Hey there folks,
A year ago to the day, my grandfather passed away in the quiet of his adopted home in Virginia.
Having left the devastation of post-WWII Europe, he settled in the United States where he spent his days as a salt-of-the-earth farmer, siring a large family in the process. Every time we attended Lutheran services with him and Grandma, the two of them would beam with pride as we took up our own pew. Lutherans: always sticking it to the Catholics, right?
Ever proud of his new home, but never keen on forgetting his roots, he instilled in us the nationalistic and cultural pride of both Switzerland and America. Been confused ever since: am I Swiss American or American Swiss?
Tough old man, that’s for certain: stubborn (like all Swiss men), punctual, dedicated, and unrelenting. The kind of role model kids need these days. And now he’s farmin’ with Jesus.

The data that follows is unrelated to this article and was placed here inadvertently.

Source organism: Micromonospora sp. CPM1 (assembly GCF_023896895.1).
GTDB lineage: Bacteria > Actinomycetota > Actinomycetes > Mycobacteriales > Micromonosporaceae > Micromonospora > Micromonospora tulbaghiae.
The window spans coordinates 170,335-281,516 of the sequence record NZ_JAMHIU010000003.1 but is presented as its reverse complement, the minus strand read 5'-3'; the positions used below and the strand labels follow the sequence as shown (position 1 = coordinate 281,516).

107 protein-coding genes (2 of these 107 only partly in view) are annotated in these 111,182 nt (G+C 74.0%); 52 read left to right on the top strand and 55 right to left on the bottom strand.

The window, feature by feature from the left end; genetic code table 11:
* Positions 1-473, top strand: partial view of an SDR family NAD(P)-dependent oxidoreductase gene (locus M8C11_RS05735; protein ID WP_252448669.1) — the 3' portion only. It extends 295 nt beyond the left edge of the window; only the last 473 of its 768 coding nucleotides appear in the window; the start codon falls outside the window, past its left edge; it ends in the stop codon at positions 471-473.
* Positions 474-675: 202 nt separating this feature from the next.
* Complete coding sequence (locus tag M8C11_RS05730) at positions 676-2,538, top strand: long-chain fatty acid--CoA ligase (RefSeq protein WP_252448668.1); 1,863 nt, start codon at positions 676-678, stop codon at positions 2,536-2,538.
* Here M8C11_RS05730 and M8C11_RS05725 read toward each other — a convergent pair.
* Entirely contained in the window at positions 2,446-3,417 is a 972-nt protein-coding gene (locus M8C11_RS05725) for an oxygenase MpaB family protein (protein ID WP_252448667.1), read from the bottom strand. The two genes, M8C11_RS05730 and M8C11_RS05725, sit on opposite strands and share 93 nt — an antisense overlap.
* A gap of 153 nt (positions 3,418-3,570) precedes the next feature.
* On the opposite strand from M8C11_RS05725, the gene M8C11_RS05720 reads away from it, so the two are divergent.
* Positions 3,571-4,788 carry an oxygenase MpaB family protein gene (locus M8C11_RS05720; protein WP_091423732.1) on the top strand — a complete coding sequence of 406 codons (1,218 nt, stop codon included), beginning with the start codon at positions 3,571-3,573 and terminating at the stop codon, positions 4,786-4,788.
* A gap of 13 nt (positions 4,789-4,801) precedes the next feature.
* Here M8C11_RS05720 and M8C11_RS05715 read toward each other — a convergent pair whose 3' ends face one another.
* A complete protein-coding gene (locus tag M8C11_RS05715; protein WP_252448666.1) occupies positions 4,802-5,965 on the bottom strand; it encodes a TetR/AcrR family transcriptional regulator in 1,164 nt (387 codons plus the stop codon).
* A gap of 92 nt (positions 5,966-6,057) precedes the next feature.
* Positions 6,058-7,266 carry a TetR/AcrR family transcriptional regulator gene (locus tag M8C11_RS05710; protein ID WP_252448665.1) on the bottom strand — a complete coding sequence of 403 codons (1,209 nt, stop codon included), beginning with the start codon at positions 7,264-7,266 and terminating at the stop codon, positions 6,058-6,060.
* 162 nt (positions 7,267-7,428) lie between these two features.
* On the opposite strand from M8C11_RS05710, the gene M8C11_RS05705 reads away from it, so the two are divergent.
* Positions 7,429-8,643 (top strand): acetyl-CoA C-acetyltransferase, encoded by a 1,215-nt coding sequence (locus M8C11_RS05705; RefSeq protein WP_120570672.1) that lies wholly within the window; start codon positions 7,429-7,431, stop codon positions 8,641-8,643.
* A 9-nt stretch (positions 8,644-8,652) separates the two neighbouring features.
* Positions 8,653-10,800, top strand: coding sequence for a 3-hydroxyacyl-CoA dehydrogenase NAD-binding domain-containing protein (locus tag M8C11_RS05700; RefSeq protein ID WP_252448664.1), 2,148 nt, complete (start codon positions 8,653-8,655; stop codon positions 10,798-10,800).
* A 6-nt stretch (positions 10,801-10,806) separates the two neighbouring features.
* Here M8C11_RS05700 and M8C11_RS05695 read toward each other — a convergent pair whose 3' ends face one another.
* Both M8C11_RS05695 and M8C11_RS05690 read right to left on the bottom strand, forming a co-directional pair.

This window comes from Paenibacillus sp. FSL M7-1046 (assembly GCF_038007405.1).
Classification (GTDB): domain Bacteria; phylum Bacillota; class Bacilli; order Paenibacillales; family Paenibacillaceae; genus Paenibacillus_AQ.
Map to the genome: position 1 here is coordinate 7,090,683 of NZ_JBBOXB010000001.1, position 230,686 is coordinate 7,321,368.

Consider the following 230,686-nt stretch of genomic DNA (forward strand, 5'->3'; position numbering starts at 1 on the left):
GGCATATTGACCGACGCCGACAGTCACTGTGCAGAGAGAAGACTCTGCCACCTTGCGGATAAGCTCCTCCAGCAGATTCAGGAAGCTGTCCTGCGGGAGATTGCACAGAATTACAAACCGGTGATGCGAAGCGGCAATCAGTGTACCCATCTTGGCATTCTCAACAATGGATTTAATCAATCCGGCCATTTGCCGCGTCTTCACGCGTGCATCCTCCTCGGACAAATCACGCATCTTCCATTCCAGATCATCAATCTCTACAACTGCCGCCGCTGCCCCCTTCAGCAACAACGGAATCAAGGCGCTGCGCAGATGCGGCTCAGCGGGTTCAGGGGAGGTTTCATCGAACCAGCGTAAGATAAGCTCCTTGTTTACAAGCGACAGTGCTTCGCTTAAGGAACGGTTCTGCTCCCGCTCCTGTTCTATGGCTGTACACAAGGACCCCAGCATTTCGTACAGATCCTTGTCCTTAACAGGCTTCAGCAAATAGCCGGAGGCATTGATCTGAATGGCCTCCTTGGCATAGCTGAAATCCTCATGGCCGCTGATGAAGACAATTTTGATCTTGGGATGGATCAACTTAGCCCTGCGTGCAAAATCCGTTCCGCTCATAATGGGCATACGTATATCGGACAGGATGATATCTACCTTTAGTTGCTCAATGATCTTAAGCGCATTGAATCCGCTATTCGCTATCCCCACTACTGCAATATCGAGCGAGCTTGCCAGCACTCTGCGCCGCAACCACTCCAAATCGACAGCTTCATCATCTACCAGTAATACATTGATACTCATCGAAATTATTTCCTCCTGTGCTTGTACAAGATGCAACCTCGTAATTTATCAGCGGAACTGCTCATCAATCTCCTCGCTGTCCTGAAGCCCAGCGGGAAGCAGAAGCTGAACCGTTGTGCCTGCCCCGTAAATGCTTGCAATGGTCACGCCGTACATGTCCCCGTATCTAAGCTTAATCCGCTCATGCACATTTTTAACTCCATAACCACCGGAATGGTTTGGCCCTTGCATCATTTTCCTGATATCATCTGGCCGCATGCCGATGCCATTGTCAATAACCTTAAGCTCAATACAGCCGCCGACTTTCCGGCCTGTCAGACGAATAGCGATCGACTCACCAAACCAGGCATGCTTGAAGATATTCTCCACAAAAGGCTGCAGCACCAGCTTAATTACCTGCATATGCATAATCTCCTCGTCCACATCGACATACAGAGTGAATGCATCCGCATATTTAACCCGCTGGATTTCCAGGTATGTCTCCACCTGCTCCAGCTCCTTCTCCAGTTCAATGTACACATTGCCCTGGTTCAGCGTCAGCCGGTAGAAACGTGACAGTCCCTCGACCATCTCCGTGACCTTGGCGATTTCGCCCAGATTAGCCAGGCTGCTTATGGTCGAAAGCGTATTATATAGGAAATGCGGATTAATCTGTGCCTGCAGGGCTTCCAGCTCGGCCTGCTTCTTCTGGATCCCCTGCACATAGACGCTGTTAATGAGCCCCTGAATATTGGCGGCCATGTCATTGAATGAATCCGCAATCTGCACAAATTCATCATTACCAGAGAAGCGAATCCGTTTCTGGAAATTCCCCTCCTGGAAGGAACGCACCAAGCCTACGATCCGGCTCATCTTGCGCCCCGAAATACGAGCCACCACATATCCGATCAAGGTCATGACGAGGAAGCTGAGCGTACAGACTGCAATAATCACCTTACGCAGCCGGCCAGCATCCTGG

His passing, though expected, was still quite the shock for the family. First death in the States for the Ruch clan – how do we deal with the inevitable?
I’ve never been very good with expressing emotions – apart from writing them down – and penned a short piece following the funeral. Dreadful things, those – all the black clothing, tears, and somber attitudes. You would think I would be more at home in an element like that.
But no. How I detest laying the dead to rest.
He taught me many things in my youth – some brilliant, some good, and some casually racist and a bit outdated – but he was always an inspiration. The kind of guy you want to make proud and see that wrinkly smile of his light up across his face. And his final act was to teach me about Life through pain.
I wouldn’t say I penned this in his honor (indeed, far too much profanity), but after the services, I felt compelled to write exactly what went on in my mind during those moments. A year later and this piece still rings true.
Thanks for the lessons, Grandpa. Swiss dominance.